Dollar Rally Has Legs as Fed Divergence Trade Comes Back to Lifeby and
Goldman Sachs favors dollar against yen on BOJ easing outlook
Bank of America says greenback will gain versus pound, Aussie
The dollar’s two-week rally has room to run, with Goldman Sachs Group Inc. citing scope for greenback strength versus the yen, while Bank of America Corp. projects gains against the pound and the Australian dollar.
The Bloomberg Dollar Spot Index posted its first consecutive weekly gains since January after falling to an almost one-year low on May 3. It reached a six-week high Friday after data showed April retail sales increased by the most in a year, adding to the case for the Federal Reserve to raise interest rates this year.
The monetary-policy divergence trade, or betting on greenback gains as the central bank tightens policy while most other major nations ease, faltered early this year with the dollar down about 4 percent. Yet the greenback is still set to benefit as the Fed, albeit at a slower pace than previously expected, will be lifting rates more and at a faster clip than traders foresee, according to Goldman Sachs. Part of the dollar’s weakness have come as easing steps by the European Central Bank and Bank of Japan underwhelmed, yet Japan is likely to show its resolve to boost inflation, Goldman Sachs predicts.
“We still see the big picture as dollar supportive,” analysts led by Robin Brooks, the bank’s chief currency strategist, wrote in a note on Friday. “But the ECB and BOJ are tricky. Ultimately, we have more faith that the BOJ will find ways to surprise on the dovish side.”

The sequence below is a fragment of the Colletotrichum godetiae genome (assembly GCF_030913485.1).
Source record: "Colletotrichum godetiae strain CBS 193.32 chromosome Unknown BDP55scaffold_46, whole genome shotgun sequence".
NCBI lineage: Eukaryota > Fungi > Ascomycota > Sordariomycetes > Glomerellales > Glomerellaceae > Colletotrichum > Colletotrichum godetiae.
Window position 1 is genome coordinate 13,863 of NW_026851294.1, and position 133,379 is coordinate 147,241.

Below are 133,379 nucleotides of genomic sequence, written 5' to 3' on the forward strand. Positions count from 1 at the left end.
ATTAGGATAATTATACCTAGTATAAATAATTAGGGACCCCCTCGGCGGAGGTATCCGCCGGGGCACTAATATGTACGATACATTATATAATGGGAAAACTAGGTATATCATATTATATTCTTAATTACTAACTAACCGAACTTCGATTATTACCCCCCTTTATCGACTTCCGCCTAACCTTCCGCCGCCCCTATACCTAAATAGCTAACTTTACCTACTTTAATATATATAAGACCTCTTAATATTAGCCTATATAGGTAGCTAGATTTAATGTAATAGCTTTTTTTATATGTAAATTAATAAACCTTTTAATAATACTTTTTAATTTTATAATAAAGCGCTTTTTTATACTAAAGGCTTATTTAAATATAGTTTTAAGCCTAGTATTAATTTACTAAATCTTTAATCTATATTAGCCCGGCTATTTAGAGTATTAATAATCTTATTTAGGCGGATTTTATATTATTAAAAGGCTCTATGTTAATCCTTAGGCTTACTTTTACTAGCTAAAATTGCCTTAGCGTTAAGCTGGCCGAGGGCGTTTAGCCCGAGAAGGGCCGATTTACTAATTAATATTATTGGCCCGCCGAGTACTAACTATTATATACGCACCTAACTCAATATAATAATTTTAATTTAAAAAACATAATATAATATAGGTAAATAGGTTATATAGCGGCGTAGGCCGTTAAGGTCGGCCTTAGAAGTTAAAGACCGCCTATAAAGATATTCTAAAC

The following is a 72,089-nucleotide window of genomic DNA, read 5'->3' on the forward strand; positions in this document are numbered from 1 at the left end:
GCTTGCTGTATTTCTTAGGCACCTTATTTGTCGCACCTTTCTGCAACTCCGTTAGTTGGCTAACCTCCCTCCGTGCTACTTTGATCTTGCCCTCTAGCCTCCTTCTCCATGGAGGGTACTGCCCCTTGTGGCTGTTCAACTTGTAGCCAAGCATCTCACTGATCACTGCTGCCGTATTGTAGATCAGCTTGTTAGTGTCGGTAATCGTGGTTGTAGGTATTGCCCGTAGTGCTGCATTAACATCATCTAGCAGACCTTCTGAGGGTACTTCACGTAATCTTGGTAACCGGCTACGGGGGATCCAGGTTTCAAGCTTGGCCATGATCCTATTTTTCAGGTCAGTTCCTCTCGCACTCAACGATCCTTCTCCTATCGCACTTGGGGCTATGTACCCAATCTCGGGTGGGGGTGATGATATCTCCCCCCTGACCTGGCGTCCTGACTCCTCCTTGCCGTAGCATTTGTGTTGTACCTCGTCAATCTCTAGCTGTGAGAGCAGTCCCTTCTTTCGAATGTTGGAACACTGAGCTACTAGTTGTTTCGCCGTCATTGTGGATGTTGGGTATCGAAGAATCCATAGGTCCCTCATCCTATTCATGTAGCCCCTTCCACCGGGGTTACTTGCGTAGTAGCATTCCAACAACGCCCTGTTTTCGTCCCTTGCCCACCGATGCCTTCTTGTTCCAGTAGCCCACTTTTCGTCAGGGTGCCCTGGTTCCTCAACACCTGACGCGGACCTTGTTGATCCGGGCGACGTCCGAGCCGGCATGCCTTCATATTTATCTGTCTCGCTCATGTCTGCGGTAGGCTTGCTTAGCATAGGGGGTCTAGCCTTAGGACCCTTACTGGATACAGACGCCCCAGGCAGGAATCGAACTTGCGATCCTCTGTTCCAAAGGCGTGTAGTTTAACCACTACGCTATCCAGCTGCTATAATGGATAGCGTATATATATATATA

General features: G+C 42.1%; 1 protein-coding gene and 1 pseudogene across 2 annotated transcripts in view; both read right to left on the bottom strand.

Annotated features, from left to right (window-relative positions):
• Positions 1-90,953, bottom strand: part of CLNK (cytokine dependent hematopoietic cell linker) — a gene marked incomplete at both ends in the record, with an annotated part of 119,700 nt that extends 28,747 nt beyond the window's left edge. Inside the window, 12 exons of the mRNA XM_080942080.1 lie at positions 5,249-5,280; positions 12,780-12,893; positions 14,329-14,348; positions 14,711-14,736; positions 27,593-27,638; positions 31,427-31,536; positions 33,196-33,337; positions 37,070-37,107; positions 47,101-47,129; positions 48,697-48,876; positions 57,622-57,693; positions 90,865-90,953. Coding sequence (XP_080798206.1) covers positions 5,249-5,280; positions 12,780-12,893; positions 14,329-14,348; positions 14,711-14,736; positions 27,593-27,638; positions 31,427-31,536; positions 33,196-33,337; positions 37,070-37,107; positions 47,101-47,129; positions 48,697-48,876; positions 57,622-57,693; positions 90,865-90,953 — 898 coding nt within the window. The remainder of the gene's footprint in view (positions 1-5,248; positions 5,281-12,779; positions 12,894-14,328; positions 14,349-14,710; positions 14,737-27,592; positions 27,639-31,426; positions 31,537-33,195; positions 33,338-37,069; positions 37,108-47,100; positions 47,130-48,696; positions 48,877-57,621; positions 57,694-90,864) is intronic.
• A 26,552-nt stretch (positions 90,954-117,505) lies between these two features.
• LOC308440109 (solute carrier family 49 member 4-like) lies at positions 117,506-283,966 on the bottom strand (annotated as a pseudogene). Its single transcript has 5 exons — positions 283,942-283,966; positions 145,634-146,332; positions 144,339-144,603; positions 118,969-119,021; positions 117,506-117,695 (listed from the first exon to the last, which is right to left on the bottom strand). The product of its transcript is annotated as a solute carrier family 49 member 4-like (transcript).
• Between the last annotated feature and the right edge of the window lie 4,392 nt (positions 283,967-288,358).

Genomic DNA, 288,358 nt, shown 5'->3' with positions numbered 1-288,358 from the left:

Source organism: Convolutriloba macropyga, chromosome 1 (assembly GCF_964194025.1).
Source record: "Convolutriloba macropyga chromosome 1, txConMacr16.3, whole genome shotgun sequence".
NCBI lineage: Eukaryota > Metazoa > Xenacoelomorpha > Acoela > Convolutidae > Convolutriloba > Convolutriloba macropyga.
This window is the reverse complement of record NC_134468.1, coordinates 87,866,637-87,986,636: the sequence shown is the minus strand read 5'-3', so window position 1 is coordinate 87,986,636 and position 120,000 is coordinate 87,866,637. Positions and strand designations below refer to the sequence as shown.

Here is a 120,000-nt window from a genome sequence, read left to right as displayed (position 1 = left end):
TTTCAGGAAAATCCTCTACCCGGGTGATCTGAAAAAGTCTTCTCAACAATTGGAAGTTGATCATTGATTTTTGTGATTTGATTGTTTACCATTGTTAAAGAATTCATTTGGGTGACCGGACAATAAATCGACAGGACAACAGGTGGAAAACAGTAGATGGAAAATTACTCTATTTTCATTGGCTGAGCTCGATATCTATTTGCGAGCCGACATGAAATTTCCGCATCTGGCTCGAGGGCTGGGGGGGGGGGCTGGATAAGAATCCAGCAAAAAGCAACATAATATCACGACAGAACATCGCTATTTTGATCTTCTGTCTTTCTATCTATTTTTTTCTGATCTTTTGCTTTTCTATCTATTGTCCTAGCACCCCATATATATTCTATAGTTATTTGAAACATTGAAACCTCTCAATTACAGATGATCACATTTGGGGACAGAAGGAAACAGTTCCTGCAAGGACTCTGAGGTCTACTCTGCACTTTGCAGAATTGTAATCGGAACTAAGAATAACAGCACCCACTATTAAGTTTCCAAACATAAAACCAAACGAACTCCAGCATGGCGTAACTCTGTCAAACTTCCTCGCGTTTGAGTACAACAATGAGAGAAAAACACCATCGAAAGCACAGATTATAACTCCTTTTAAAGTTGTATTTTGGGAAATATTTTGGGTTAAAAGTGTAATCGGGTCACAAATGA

New York-based Goldman Sachs predicts the dollar will strengthen to 120 yen in six months and 125 yen in one year.
The Bloomberg Dollar Spot Index, which tracks the currency versus 10 major peers, rose 0.9 percent last week. The greenback gained 0.8 percent to $1.1309 per euro and added 1.4 percent to 108.63 yen.
The rally led hedge funds and other large speculators to reduce bets on dollar weakness versus eight major currencies. Positions that benefit from losses by the U.S. currency exceeded those that benefit from a rally by a net 37,321 contracts in the week ended May 10, a report from the Commodity Futures Trading Commission showed.
“It’s not a monolithic dollar trade as it was,” said Shaun Osborne, chief foreign-exchange strategist at Bank of Nova Scotia in Toronto. “So you have to be a bit wary of potential underperformers and overachievers. The sort of consensus trades haven’t really worked out."
Goldman Sachs is among banks abandoning calls for the euro to reach parity with the dollar by the end of the year. The bank sees the euro trading at $1.05 in 12 months, up from 95 cents forecast previously.
Bank of America strategists see the next phase of dollar gains less broad-based, given a mix of factors including higher commodity prices and more stable global markets. The best wagers are the dollar against the pound before the U.K.’s referendum next month on its European Union membership as well as owning the greenback versus the Australian dollar, Bank of America’s London-based Athanasios Vamvakidis wrote with a team of strategists in note this month.